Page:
(There is a different non-monotonic effect in the speed-accuracy curve at the lowest accuracies: further increasing self-excitation produces decreasing accuracy, as discussed above, but also decreasing speed. This happens because the asymptotic firing rate of the winning neuron, which grows as 1/(1 – *α*), diverges as a approaches 1, and the network thus takes increasingly long to converge to this diverging steady-state value. In short, at low accuracy with *α* approaching 1, the network rapidly makes an “effective” low-accuracy decision but then actually converges to its steady-state value increasingly slowly.)

For a fixed amount of noise per input or neuron, the decision time to reach a fixed accuracy scales as *T*_{WTA} ∼ log(*N*) (Figure 3f; also see Figure S3e,h), compared to the serial time-complexity of *T _{S}* ∼

*N*log(

*N*). The nWTA network therefore achieves a fully efficient tradeoff of space for time, matching the parallelism benchmark of

*T*at fixed accuracy, for noisy inputs.

_{S}/NNot only does the *scaling* of decision time with *N* in the nWTA network match the functional form of the parallelism benchmark, the prefactor is nearly optimal too: it takes only a factor of 2-3 more time steps (in units of the biophysical time-constant of single neurons) to converge than the parallelism benchmark (Figure 3f, black vs purple curves).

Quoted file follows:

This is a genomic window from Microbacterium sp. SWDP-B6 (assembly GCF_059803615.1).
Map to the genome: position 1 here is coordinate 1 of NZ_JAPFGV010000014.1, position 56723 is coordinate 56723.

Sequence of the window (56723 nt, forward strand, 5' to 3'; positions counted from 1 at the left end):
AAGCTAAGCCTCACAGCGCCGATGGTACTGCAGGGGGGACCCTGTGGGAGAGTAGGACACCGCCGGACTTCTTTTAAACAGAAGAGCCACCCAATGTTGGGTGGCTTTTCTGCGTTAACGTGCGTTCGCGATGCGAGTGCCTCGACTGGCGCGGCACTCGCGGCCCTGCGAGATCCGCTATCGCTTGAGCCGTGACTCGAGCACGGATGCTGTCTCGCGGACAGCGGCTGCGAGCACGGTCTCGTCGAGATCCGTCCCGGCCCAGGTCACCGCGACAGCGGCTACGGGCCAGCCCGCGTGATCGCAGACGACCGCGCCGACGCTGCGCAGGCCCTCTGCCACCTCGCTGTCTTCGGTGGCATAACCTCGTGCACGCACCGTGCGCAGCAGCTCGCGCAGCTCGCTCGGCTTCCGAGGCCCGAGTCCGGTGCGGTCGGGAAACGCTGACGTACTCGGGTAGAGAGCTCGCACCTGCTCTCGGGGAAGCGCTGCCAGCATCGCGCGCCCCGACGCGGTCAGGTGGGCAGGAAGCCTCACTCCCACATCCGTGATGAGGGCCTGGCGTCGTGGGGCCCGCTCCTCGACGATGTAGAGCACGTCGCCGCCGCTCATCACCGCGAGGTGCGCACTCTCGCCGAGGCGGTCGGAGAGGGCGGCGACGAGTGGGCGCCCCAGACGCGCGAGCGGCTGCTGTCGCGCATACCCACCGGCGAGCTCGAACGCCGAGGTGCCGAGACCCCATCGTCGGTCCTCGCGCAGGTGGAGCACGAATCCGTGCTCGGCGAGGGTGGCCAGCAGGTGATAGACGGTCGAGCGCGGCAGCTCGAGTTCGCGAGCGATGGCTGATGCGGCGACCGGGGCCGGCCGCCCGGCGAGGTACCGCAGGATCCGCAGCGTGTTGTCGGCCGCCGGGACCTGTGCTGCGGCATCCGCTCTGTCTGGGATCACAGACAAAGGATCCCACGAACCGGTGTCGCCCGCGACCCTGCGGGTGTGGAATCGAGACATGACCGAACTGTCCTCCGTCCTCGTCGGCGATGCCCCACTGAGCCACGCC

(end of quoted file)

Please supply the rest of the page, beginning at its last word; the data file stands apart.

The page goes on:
On the other hand, if we evaluate accuracy at fixed *T*_{WTA} in Figure 3d (here at *T*_{WTA} = 28*τ*), and compare performance with the parallelism benchmark at some fixed *T _{S}/N* =

*kT*

_{WTA}(here,

*k*= 0.34), we see that accuracy at large

*N*is almost identical to that of the parallelism benchmark, again given just a two to three-fold absolute increase in decision time (Figure 3e).

In summary, the nWTA network can perform the **max**, **argmax** operations on noisy inputs with comparable accuracy as the optimal serial strategy, but with a full factor-*N* parallelism speed-up, even though the constituent neurons are leaky. It does so with network-level integration and competition, but does not require fine-tuning of network parameters. Finally, the suggested form of additional nonlinearity is likely not unique: it might be possible to replace the threshold-nonlinearity in the contribution of individual neurons to the inhibitory drive with other forms of nonlinearity in either the excitatory or inhibitory units (see Discussion).

## Multi-alternative forced-choice decision making

Thus far, we have focused on the efficiency of neural WTA in computing **max**, **argmax** when the number of alternatives or competitors is large, equating each competitor with an individual neuron or small pool of neurons during a highly distributed internal computation. The brain also makes explicit judgements between small numbers (*N* ∊ {1,…, 10}) of externally presented alternative objects or actions in the world, as widely studied under the rubric of multi-alternative forced-choice (multi-AFC) tasks [23] in human and non-human psychophysics.